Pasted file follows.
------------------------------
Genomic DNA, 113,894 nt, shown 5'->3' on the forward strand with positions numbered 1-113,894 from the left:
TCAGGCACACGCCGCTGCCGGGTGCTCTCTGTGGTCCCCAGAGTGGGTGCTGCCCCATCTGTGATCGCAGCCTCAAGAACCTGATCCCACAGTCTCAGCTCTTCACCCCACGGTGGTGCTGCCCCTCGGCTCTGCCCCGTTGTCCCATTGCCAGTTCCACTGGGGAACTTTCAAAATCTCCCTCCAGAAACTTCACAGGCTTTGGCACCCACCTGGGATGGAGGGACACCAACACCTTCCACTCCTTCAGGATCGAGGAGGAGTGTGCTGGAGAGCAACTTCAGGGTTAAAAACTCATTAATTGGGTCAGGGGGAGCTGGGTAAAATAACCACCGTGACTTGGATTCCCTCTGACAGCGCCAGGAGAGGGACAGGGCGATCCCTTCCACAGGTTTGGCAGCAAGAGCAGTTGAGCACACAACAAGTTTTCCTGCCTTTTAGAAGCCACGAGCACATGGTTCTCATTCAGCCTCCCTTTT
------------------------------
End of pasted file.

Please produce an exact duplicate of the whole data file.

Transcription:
Genomic DNA, 113,894 nt, shown 5'->3' on the forward strand with positions numbered 1-113,894 from the left:
TCAGGCACACGCCGCTGCCGGGTGCTCTCTGTGGTCCCCAGAGTGGGTGCTGCCCCATCTGTGATCGCAGCCTCAAGAACCTGATCCCACAGTCTCAGCTCTTCACCCCACGGTGGTGCTGCCCCTCGGCTCTGCCCCGTTGTCCCATTGCCAGTTCCACTGGGGAACTTTCAAAATCTCCCTCCAGAAACTTCACAGGCTTTGGCACCCACCTGGGATGGAGGGACACCAACACCTTCCACTCCTTCAGGATCGAGGAGGAGTGTGCTGGAGAGCAACTTCAGGGTTAAAAACTCATTAATTGGGTCAGGGGGAGCTGGGTAAAATAACCACCGTGACTTGGATTCCCTCTGACAGCGCCAGGAGAGGGACAGGGCGATCCCTTCCACAGGTTTGGCAGCAAGAGCAGTTGAGCACACAACAAGTTTTCCTGCCTTTTAGAAGCCACGAGCACATGGTTCTCATTCAGCCTCCCTTTT